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Journal Article

Characterization and redox regulation of Plasmodium falciparum methionine adenosyltransferase


Fritz-Wolf,  Karin
Department of Biomolecular Mechanisms, Max Planck Institute for Medical Research, Max Planck Society;

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Pretzel, J., Gehr, M., Eisenkolb, M., Wang, L., Fritz-Wolf, K., Rahlfs, S., et al. (2016). Characterization and redox regulation of Plasmodium falciparum methionine adenosyltransferase. The Journal of Biochemistry, 160(6), 355-367. doi:10.1093/jb/mvw045.

Cite as: https://hdl.handle.net/11858/00-001M-0000-002C-01A1-D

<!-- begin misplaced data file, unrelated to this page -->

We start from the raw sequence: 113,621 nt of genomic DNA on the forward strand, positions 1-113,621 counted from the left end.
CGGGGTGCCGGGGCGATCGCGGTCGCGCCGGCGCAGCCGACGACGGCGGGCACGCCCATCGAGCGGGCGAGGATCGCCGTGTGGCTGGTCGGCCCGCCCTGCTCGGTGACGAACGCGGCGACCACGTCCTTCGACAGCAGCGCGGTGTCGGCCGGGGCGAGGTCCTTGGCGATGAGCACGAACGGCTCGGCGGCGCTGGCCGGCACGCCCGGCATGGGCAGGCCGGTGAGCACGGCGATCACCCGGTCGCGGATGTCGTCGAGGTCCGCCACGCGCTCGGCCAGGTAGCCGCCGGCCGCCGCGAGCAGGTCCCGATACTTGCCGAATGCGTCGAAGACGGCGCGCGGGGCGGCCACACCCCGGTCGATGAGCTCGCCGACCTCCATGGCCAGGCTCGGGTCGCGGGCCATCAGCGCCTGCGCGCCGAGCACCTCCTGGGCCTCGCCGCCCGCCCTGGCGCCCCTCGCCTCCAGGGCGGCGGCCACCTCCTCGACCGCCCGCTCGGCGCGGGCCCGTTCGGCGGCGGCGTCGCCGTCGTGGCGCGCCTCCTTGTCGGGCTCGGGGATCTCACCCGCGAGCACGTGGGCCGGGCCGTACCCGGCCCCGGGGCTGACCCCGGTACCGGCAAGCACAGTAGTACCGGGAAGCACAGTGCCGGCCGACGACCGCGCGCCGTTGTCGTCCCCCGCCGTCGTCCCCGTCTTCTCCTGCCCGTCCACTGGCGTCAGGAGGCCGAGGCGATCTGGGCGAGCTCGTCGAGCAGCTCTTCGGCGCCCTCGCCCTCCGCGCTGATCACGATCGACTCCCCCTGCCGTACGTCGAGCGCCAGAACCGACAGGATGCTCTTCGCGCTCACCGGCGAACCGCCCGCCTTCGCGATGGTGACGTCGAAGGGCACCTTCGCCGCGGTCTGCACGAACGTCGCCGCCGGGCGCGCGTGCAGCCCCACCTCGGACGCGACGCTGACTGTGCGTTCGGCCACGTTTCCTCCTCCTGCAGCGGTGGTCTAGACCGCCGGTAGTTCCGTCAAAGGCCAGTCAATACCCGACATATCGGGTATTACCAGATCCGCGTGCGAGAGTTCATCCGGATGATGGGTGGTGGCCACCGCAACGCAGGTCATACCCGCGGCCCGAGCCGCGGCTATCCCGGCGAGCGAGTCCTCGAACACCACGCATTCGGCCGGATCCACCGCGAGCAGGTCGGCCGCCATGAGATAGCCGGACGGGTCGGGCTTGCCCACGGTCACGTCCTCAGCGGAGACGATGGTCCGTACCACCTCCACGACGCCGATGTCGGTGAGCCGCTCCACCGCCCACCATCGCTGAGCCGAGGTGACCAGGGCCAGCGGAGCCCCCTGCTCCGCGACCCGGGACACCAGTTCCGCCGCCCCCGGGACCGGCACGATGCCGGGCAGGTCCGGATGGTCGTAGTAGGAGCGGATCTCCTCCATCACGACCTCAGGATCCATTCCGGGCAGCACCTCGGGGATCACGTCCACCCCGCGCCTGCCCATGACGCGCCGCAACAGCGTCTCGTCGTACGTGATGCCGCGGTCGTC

As a methyl group donor for biochemical reactions, S-adenosylmethionine plays a central metabolic role in most organisms. Depletion of S-adenosylmethionine has downstream effects on polyamine metabolism and methylation reactions, and is an effective way to combat pathogenic microorganisms such as malaria parasites. Inhibition of both the methylation cycle and polyamine synthesis strongly affects Plasmodium falciparum growth. Despite its central position in the methylation cycle, not much is currently known about P. falciparum methionine adenosyltransferase (PfalMAT). Notably, however, PfalMAT has been discussed as a target of different redox regulatory modifications. Modulating the redox state of critical cysteine residues is a way to regulate enzyme activity in different pathways in response to changes in the cellular redox state. In the present study, we optimized an assay for detailed characterization of enzymatic activity and redox regulation of PfalMAT. While the presence of reduced thioredoxin increases the activity of the enzyme, it was found to be inhibited upon S-glutathionylation and S-nitrosylation. A homology model and site-directed mutagenesis studies revealed a contribution of the residues Cys52, Cys113 and Cys187 to redox regulation of PfalMAT by influencing its structure and activity. This phenomenon connects cellular S-adenosylmethionine synthesis to the redox state of PfalMAT and therefore to the cellular redox homeostasis.